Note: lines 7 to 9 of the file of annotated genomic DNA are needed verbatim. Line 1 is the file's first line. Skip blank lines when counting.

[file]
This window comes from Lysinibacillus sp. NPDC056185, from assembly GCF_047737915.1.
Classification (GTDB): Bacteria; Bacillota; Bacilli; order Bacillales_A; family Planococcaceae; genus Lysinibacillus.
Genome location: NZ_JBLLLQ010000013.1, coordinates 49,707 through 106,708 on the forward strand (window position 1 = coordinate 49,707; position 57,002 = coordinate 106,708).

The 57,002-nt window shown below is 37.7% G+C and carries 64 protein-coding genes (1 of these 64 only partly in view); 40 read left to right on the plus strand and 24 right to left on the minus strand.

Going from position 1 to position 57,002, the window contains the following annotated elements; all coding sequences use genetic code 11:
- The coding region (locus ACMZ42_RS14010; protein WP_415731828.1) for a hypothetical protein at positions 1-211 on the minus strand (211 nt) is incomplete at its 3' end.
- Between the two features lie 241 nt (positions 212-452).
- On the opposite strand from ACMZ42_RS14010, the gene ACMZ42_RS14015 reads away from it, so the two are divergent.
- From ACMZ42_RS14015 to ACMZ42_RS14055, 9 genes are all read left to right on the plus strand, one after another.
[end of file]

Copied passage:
- Between the two features lie 241 nt (positions 212-452).
- On the opposite strand from ACMZ42_RS14010, the gene ACMZ42_RS14015 reads away from it, so the two are divergent.
- From ACMZ42_RS14015 to ACMZ42_RS14055, 9 genes are all read left to right on the plus strand, one after another.